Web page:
Ocean Acidification: The Sleeper Environmental Issue of Our Time

Some friends of mine are working on a new film about an alarming dimension of the global carbon-emission problem that’s received scant attention. Accomplished documentary filmmaker Barbara Ettinger (her previous works include Two Square Miles and Martha and Ethel) and her husband and partner Sven Huseby are traveling the globe speaking to leading scientists studying acidification of our oceans, which threatens to change life — both on land and sea as we know it.

Ocean acidification has been called the sleeper environmental issue of our time. We can smell — and often see — the havoc that emissions from smokestacks and car exhausts wreak on our air. But we fail to consider the huge amounts of carbon absorbed by our seas, even though they cover 70% of the planet. Carbon increases the water’s pH, leading to decreases in calcium carbonate, crucial for creating bones in fish, shells on crustaceans and coral reefs.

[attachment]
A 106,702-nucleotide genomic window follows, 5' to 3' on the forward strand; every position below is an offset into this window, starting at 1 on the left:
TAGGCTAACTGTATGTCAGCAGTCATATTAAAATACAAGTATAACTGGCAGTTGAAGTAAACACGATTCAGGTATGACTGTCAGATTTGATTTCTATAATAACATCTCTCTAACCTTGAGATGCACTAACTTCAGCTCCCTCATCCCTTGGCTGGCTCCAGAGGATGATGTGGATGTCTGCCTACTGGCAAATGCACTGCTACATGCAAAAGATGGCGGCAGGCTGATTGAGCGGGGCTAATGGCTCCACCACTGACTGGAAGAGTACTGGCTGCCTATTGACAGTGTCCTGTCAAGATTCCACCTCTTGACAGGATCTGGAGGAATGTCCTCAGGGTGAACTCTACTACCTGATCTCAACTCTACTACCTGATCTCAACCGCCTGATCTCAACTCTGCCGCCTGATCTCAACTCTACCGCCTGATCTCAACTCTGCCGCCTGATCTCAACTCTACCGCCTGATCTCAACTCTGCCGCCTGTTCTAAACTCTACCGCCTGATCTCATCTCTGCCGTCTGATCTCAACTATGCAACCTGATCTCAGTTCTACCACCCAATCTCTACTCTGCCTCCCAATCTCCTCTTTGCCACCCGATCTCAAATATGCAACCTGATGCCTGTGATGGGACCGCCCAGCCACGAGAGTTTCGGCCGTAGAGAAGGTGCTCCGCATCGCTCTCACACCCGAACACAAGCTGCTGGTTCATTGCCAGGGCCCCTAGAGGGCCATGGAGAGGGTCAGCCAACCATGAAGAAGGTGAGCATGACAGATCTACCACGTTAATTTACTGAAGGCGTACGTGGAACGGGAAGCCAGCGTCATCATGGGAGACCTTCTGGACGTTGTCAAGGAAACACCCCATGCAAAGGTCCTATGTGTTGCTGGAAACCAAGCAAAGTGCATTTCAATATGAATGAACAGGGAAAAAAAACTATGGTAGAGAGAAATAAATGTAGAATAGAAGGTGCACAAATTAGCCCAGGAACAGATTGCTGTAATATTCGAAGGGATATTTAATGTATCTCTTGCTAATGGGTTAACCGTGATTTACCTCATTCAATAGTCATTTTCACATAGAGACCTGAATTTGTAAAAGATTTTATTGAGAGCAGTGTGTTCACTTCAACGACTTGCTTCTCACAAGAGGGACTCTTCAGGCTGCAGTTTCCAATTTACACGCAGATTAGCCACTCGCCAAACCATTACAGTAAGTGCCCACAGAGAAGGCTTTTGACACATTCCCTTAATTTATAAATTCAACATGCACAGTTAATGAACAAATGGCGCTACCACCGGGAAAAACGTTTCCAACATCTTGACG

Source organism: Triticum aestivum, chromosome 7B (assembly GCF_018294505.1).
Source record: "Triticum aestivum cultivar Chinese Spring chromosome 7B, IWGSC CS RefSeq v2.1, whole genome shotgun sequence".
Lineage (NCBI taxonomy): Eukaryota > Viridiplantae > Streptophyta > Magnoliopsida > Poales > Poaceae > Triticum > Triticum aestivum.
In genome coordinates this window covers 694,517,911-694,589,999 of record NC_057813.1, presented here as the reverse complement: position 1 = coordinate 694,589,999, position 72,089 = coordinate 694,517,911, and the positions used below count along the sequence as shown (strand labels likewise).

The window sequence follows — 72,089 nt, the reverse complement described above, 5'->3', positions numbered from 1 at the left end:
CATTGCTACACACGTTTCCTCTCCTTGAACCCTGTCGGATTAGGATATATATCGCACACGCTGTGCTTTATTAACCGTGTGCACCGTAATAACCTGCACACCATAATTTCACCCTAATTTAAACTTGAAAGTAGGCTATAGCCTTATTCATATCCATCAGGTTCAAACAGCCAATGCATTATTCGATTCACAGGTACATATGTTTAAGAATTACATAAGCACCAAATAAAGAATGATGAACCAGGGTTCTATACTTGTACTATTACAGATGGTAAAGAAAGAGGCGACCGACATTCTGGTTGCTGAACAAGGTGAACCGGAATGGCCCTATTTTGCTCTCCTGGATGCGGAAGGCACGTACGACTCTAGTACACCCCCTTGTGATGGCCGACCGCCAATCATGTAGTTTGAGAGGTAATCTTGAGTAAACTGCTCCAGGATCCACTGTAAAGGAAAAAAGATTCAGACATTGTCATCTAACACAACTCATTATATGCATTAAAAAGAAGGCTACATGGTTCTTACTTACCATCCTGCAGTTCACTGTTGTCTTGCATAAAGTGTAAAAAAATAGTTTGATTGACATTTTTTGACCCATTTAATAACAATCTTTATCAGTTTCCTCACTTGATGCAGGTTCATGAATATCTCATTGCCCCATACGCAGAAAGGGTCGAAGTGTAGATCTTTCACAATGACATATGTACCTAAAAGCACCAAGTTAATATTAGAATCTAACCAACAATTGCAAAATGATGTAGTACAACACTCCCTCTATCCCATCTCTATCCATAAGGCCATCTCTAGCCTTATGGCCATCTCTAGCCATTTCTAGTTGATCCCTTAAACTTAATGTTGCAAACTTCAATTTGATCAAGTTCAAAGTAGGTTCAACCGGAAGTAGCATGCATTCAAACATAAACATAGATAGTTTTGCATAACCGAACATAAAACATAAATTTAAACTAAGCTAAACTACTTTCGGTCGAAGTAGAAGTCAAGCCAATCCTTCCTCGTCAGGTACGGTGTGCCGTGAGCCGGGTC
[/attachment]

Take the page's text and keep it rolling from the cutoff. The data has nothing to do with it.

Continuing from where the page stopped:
[comment: from JPG: there is an obvious mistake in the paragraph above which should read “Carbon decreases the water’s pH


The Daily Green, 18 September 2007. Article.

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